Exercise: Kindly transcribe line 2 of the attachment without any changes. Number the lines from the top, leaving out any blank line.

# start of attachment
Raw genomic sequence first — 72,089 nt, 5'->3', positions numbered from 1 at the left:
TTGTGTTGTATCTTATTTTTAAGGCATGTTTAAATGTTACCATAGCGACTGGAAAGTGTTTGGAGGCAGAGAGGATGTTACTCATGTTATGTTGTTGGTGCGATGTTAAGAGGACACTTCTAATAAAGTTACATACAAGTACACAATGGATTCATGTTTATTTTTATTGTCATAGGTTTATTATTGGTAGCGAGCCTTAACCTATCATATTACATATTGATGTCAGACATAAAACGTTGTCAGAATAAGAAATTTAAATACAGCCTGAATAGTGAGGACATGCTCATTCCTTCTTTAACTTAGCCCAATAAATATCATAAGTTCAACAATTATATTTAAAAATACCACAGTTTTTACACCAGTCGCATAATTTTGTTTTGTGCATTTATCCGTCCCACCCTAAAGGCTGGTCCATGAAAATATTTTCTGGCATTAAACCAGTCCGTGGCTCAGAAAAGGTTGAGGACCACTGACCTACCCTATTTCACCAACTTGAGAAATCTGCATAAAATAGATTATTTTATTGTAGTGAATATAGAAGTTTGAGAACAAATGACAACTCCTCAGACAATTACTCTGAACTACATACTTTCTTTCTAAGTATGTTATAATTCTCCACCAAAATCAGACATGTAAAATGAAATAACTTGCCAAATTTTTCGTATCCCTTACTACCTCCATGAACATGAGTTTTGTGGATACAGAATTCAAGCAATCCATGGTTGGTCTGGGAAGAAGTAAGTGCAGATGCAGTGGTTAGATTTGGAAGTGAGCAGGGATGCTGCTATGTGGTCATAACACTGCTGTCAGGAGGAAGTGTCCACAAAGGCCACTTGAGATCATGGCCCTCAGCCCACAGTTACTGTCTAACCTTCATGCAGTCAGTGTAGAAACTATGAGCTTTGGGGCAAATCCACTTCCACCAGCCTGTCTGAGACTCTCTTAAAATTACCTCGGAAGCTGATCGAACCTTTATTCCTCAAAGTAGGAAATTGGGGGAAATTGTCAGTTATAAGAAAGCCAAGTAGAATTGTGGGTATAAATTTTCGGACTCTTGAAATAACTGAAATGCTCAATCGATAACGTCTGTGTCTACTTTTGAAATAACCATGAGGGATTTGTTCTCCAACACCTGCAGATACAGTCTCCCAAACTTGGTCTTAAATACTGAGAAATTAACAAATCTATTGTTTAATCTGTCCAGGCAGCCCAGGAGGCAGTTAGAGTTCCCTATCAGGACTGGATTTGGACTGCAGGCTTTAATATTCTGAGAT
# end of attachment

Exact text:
TTGTGTTGTATCTTATTTTTAAGGCATGTTTAAATGTTACCATAGCGACTGGAAAGTGTTTGGAGGCAGAGAGGATGTTACTCATGTTATGTTGTTGGTGCGATGTTAAGAGGACACTTCTAATAAAGTTACATACAAGTACACAATGGATTCATGTTTATTTTTATTGTCATAGGTTTATTATTGGTAGCGAGCCTTAACCTATCATATTACATATTGATGTCAGACATAAAACGTTGTCAGAATAAGAAATTTAAATACAGCCTGAATAGTGAGGACATGCTCATTCCTTCTTTAACTTAGCCCAATAAATATCATAAGTTCAACAATTATATTTAAAAATACCACAGTTTTTACACCAGTCGCATAATTTTGTTTTGTGCATTTATCCGTCCCACCCTAAAGGCTGGTCCATGAAAATATTTTCTGGCATTAAACCAGTCCGTGGCTCAGAAAAGGTTGAGGACCACTGACCTACCCTATTTCACCAACTTGAGAAATCTGCATAAAATAGATTATTTTATTGTAGTGAATATAGAAGTTTGAGAACAAATGACAACTCCTCAGACAATTACTCTGAACTACATACTTTCTTTCTAAGTATGTTATAATTCTCCACCAAAATCAGACATGTAAAATGAAATAACTTGCCAAATTTTTCGTATCCCTTACTACCTCCATGAACATGAGTTTTGTGGATACAGAATTCAAGCAATCCATGGTTGGTCTGGGAAGAAGTAAGTGCAGATGCAGTGGTTAGATTTGGAAGTGAGCAGGGATGCTGCTATGTGGTCATAACACTGCTGTCAGGAGGAAGTGTCCACAAAGGCCACTTGAGATCATGGCCCTCAGCCCACAGTTACTGTCTAACCTTCATGCAGTCAGTGTAGAAACTATGAGCTTTGGGGCAAATCCACTTCCACCAGCCTGTCTGAGACTCTCTTAAAATTACCTCGGAAGCTGATCGAACCTTTATTCCTCAAAGTAGGAAATTGGGGGAAATTGTCAGTTATAAGAAAGCCAAGTAGAATTGTGGGTATAAATTTTCGGACTCTTGAAATAACTGAAATGCTCAATCGATAACGTCTGTGTCTACTTTTGAAATAACCATGAGGGATTTGTTCTCCAACACCTGCAGATACAGTCTCCCAAACTTGGTCTTAAATACTGAGAAATTAACAAATCTATTGTTTAATCTGTCCAGGCAGCCCAGGAGGCAGTTAGAGTTCCCTATCAGGACTGGATTTGGACTGCAGGCTTTAATATTCTGAGAT